It is neither necessary nor helpful (nor possible, really) to arrange the external world to our satisfaction, but it is helpful and possible to arrange it in a way that facilitates our learning and the application of that learning.

This is why I wake up early. Our house is small, Chrisoula and I both work from home, our children our home-schooled, and so things get busy and vibrant quickly. It is more like a fast-paced country diner than a monastery. I love it – I am deeply grateful for it – but I am still learning how to be still in the midst of it.

So those quiet morning hours become the space in which I give attention to truth as God created it, through my practice of A Course in Miracles, and thus nurture my awareness of love which – I know you know this, too – inflects the day with gentleness and peace, ever offering itself to itself.

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  1. Hi Sean,

    In reading your post, I was brought up short by the truth of this: “…to give attention to thought is to think with God.”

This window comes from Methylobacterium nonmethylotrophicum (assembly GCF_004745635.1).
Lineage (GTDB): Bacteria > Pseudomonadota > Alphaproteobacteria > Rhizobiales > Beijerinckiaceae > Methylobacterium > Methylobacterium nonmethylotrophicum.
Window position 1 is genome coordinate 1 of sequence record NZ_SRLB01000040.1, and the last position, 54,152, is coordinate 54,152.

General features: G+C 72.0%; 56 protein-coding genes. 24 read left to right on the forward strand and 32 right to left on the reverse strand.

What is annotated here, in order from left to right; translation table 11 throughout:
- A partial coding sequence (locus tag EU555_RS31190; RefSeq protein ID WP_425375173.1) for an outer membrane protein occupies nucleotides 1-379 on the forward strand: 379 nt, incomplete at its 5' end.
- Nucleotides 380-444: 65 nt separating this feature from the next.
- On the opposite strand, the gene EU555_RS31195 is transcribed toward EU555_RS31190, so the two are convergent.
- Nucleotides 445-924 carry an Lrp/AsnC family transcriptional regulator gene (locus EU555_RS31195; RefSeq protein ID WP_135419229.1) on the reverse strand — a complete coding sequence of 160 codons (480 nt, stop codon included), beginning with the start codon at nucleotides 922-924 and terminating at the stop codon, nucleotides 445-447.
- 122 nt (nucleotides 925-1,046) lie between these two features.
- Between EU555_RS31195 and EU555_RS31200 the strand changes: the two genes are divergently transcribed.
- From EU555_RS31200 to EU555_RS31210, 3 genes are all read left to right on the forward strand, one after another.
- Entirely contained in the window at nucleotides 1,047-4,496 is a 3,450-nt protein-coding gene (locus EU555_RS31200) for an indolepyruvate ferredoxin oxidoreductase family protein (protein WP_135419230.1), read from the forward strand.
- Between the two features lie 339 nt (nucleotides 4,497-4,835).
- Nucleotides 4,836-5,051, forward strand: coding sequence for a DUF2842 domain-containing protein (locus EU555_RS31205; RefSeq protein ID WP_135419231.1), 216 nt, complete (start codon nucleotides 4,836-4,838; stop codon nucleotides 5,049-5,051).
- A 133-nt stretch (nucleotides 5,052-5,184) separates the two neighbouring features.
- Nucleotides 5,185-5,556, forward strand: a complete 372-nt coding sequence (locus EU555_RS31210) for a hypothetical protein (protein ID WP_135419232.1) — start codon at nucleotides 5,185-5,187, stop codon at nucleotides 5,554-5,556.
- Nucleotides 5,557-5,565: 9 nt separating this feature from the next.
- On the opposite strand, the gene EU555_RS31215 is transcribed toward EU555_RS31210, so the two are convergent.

And I so get — and agree with — your description of the process — how effort is necessary at first and how easy it is to forget and then remember to pull yourself back into awareness.

    Then, in moving toward “becoming the map” (which is very much the same as “being the flow,” I imagine) you find yourself deeper and deeper in heartland or Godspace or reality — I guess one description is as good as another — and because it feels not only good but somehow “right,” you choose to linger longer and longer.

    What I find happening more and more these days is witnessing my personal self, my ego self, and all its antics and pettiness from a the kinder, gentler perspective of Spirit.. Because of this, oh so gradually, I am beginning to forgive myself more easily — and consequently, forgive those I perceive as “other.”

    P.S. The birdbath is getting a lot of action these days. When I see a robin or blue jay splashing around so exuberantly, the word that immediately comes to mind is “joy.”

    1. Thanks, Cheryl. Yes – splashing birds are a joy and are in joy, too. Happiness abounds! I was running with my son this morning – he was biking – down an abandoned air strip and the bobolinks were flitting back and forth, very lovely birds.

      I do think that “becoming the map” is akin to “being the flow.” The semantics are tricky, because it is all a metaphor and that is a pretty relative tool, but still (like trying to decide is it “reality” or “godspace).” More and more I feel that sensitivity helps us discern what language is most helpful in a given situation – not the least of which is our learning situation.